Soldiers remember the nurses with love and affection-the kind smile, the gentle touch, the soft words that eased their pain.  Parents spoke with gratitude of the nurses that sent their sons home.     
      In Now I Lay Me Down To Sleep, former Colonel Diana Dawn Poole wrote "One of my rules was that nurses were not allowed to cry. The wounded and dying men in our care need our strength, I told them.  We couldn't indulge in the luxury of our own feelings. On the other hand, I was always straight with the soldiers. I would never say, "Oh, you're going to be just fine," if they were on their way out. I didn't lie."
     The nurses in Vietnam signed up under an economic draft in which the military paid for nursing school or continuing education in exchange for enlisting. Recruiters told the nurses they would not be called to Vietnam.  But after the Tet Offensive, the Army called up all nurses on active duty. The nurses were totally unprepared for what they would see and experience. Literally thrown into the role, often under fire and always in danger, these young women saved the lives of tens of thousands of soldiers and comforted thousands more who died from their wounds.
   1996 Memorial Day Address at the Wall by  Diana Carlson Evans, RN founder of the memorial project and former army nurse in Vietnam said:   "On November 11, 1993 an event took place here which changed the landscape of the Capital Mall. The faces of women are now seen as part of our national history. On that Veterans' Day, the Vietnam Women's Memorial Project dedicated the bronze sculpture which stands directly behind you here on this sacred ground."
    "Together with the Wall and the statue of the three infantrymen, the Vietnam Women's Memorial is healing the wounds and capturing the hearts of millions throughout the world..."
     "The names of  eight women who lost their lives while on military service in Vietnam are etched on the Wall.  It is in their memory and to recognize and honor all women who served that the Vietnam Women's Memorial was placed here on the grounds of the Vietnam Veterans' Memorial."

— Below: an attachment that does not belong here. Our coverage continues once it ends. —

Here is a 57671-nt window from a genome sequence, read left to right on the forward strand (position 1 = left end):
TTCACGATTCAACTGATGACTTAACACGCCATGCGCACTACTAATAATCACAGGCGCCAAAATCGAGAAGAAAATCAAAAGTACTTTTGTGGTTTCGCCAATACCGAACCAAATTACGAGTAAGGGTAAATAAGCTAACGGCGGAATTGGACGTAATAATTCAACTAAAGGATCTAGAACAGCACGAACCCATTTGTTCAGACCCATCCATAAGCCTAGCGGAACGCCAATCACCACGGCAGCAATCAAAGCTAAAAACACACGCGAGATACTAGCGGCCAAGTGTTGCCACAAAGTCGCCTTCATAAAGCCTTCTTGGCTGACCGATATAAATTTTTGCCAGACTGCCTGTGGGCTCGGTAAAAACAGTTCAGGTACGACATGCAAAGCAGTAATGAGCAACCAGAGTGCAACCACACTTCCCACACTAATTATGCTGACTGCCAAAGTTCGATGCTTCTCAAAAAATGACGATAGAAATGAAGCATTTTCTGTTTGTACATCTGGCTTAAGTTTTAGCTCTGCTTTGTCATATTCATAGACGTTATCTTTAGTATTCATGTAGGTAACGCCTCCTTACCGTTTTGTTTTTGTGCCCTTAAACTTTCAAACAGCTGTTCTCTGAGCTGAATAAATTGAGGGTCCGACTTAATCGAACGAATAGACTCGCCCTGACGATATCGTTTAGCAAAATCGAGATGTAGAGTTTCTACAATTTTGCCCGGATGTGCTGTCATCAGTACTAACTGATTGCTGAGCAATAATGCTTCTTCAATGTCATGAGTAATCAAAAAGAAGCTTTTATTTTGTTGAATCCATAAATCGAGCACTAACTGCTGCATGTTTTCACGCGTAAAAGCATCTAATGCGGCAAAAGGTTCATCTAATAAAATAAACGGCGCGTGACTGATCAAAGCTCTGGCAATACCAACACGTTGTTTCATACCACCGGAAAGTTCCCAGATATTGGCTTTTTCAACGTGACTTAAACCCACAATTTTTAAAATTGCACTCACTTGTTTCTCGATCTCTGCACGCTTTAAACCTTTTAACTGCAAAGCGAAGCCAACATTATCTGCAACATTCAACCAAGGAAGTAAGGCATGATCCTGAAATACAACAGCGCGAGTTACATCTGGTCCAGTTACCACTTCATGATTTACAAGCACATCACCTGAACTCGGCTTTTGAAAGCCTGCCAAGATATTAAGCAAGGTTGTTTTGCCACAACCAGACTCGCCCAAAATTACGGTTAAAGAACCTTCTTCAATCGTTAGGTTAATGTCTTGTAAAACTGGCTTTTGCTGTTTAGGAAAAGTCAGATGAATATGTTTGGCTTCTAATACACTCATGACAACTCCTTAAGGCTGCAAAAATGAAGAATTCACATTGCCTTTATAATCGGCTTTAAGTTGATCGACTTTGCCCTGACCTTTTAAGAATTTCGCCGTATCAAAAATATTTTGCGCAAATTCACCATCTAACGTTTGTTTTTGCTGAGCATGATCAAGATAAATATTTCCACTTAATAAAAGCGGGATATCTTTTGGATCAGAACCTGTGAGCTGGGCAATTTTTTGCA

As creator of the Vietnam Women's Memorial - the seven foot tall bronze sculpture- artist Glenna Goodacre has experienced her most gratifying moments watching visitors reach out to touch her work. "If someone is so moved by my piece that they want to put a hand on it and feel whatever they can," says Goodacre,  "What better compliment could you get?
    "I sculpted The Vietnam Woman's Memorial  to honor a distinct group of women whom I admired and focused upon their contributions. I have heard from so many of them how that sculpture has helped them deal with the Vietnam War; it has changed their lives.  Which is more important, to have a positive response from those women or a good review from some critic?"
    In the hush of the hospital tent, among the wounded and suffering soldiers, nurses and doctors glided between the beds, an occasional moan drifted in the air. The muffled sound of gun fire was in the distance.  When a nurse passed a bed where a young man laid weakly, he said "Nurse, could you help me get a drink of water."
     "Sure."  the nurse said, looking at the gaze wrapped stubs of the mans lower arms.  She filled a glass of water from a container on the bedside table and held the glass to his lips.  While he, the young man of eighteen, drank the water the nurse struggle with a overwhelming sense of sadness.  She put down the glass, and had to get out of the stifling tent.   She went out and stood under the hot rays of the Vietnam sun, looking towards the sound of the muted gunfire, wondering;  Why?  Why?
a1234poem a1234poem
41-45, M
1 Response Jul 12, 2010

I applaud you!